A new distributed energy resources management system (DERMS) is being deployed in Western Australia, designed to manage distributed energy resources (DERs) across nearly 1 million square miles, with a focus on efficiency and reliability. PXiSE Energy Solutions, a subsidiary of Sempra Energy and Mitsui & Co., in December announced it was selected by Australia’s Horizon Power to provide the platform for the system, which features PXiSE’s Active Control Technology (ACT) (Figure 1).
1. PSiXE’s Active Control Technology (ACT) system will provide Australia’s Horizon Power with continuous, high-resolution visibility into the operations of solar panels, batteries, and generators. The ACT system, as part of PSiXE’s platform, is designed to automatically respond to conditions on the transmission grid to balance any intermittency. Courtesy: Horizon Power
The system will provide Horizon Power, which has said it wants to be “the world’s best microgrid company,” with continuous, high-resolution visibility into the operations of solar panels, batteries, and generators, as more of Horizon’s customers install solar power and energy storage systems. It’s part of a continued push in Australia for increased use of renewable power, as lawmakers establish Renewable Energy Zones across the country to include not only solar and wind power but also battery storage, geothermal, and pumped hydro. The PXiSE platform is designed to automatically respond to conditions on the transmission grid, discharging power stored in batteries to balance any intermittency and ensure a smooth, two-way flow of electricity.
Patrick Lee, president of PSiXE and vice president of Infrastructure and Technology at Sempra Infrastructure, in an interview with POWER said, “We believe that our technology can help [users] transition from highly fossil-based power generation to highly renewable-based, in a cost-effective way.” Lee said the system can be used with islanded microgrids, “even large, complex islands. We’re helping solve the challenge of not being able to integrate more renewables to the grid. In many cases, the control system in place is not very intelligent. It hits a limit as to how much intermittent renewables it can handle. With [ACT], you have a control system, with a different accuracy level, a different kind of control. It’s a different kind of enablement.” Terry Mohn, general manager of Advanced Microgrid Developments for Horizon Power, said, “With increasing customer demand for behind-the-meter energy resources, we will need innovative technology to enable us to efficiently manage the resources while maintaining our highest safety and reliability standards. PXiSE’s flexible and comprehensive DERMS solution was selected because it offers innovative new technology for Western Australia that will serve as a platform to increase renewable capacity.”
The PXiSE ACT platform runs on a standard Windows platform with imbedded OSIsoft software and synchro-phasor data to enhance, analyze, and respond to grid data from numerous power resources. It offers continuous higher-resolution visibility and uses artificial intelligence to balance a mix of renewable energy, storage, and traditional generation on the electrical grid. Lee told POWER that the Western Australia project is an example of how DERMS technology continues to increase in scale. “In the past, we would work on microgrids, [integrating] five to 10 DERs. Over time we have worked our way up to large solar farms. Now we have to organize the DERs and microgrids into a virtual power plant [VPP],” he said.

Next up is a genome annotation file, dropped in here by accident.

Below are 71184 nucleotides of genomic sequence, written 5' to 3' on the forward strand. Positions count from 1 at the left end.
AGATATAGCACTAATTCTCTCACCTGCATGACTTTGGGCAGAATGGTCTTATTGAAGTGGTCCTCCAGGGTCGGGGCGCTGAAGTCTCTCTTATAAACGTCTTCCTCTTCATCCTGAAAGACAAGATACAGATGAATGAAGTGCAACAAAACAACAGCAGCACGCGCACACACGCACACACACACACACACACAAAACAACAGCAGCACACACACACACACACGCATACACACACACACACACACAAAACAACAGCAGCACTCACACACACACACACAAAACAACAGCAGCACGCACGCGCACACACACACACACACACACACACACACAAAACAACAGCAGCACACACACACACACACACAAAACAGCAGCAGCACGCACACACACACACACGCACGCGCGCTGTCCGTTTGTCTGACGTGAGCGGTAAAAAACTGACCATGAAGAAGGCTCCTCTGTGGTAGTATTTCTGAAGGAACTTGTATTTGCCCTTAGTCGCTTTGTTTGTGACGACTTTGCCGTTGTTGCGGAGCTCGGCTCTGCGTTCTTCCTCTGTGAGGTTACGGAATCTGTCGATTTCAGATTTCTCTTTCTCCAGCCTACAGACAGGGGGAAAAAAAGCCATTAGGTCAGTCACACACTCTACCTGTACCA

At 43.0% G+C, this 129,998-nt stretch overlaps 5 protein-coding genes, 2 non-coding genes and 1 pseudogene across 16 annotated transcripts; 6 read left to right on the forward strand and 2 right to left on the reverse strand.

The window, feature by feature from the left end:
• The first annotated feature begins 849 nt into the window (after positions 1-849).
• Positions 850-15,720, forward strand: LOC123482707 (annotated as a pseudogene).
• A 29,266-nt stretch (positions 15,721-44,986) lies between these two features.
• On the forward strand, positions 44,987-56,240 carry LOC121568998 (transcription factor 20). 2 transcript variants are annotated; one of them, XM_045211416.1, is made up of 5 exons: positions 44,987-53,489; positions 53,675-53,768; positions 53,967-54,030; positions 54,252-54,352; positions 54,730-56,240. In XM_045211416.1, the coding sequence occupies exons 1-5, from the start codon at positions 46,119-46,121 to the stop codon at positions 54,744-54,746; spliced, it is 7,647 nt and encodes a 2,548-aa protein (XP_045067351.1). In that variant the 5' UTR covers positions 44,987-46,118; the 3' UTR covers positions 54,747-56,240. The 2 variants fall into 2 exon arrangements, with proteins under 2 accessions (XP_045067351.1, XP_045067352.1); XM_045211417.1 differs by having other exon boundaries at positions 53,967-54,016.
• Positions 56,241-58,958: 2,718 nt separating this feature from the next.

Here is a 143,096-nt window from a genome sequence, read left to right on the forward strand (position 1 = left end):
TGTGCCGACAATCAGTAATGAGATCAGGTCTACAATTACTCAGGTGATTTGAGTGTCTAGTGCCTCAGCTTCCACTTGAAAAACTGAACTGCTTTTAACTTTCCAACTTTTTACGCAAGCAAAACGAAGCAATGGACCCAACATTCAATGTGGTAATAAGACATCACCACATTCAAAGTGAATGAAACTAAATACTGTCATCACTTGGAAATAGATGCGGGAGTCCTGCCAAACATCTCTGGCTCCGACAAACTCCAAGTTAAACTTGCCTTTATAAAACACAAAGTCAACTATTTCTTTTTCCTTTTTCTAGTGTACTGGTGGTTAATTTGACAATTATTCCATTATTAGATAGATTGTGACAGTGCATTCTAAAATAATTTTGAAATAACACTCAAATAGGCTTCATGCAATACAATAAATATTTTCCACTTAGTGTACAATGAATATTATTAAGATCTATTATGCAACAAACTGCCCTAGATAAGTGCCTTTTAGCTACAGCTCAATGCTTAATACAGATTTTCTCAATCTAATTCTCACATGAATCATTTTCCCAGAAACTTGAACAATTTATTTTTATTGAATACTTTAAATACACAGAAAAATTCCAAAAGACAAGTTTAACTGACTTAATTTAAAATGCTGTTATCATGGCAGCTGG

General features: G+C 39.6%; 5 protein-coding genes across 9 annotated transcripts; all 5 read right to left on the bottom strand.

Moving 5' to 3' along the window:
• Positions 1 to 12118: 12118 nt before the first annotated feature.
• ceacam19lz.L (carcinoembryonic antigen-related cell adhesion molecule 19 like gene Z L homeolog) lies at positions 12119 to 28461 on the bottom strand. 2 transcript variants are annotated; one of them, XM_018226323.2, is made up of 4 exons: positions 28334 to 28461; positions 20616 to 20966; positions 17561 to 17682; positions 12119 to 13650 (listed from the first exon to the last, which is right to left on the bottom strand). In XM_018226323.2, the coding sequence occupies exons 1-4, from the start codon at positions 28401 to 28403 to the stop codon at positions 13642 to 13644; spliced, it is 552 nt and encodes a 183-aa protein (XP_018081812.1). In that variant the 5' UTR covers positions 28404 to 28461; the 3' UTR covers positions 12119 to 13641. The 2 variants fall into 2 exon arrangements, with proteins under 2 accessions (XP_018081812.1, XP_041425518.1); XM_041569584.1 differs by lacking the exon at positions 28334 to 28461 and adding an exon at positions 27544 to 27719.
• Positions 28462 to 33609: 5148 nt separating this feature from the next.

PXiSE’s technology already is deployed in microgrids at Sempra Energy’s headquarters in San Diego, Calif.; at a winery in Sonoma County, Calif.; and at the Auwahi Wind project in Hawaii. Lee said the Australia system “is not a common type of project,” but is particularly well-suited for Australia. “You have lots of communities, and some of them are beginning to tie together, isolated as a VPP or microgrid. You have to have a system that has enough intelligence to enable a transition between systems. Real-time control and feedback that has 60 times-per-second control. In most cases, we can do this [level of] control to balance the system. You have to have some ability to do real-time balancing.” Lee said utilities may schedule power deployment, “but they have no ability over whether that schedule actually happens. Real-time control enables us to have control over how the system changes.”
Australia’s Department of Defense (DOD) also is looking at deploying DERMS technology at some of its facilities, in an effort to move away from fossil fuel-based power generation. The DOD in December said it wants to utilize battery storage at a communications facility in the Northern Territory near Hart Range, northeast of Alice Springs. It would be part of a major upgrade project at the base. The DOD in a tender wants to look at proposals to build a solar photovoltaic system of 1 MW to 1.5 MW in size to supply the Jindalee Transmitting Site, which is home to the Jindalee Operational Radar Network. The network detects and tracks air and sea targets. The site is currently undergoing $1.2 billion in improvements.
The DOD’s tender calls for “a hybrid energy system combining the existing diesel power station, a battery energy storage system, metering and ultra-capacitors to deliver ‘considerable power quality’ and manage a range of technical issues, including transient loads.” The tender says the project’s primary objective “is to reduce the reliance on fossil fuels for the site’s energy needs.” The DOD has said it wants to improve energy security at its bases by generating renewable power onsite, reducing fuel costs and greenhouse gas emissions, and increasing the agency’s experience with large-scale development of renewable energy.
—Darrell Proctor is a POWER associate editor (@DarrellProctor1, @POWERmagazine).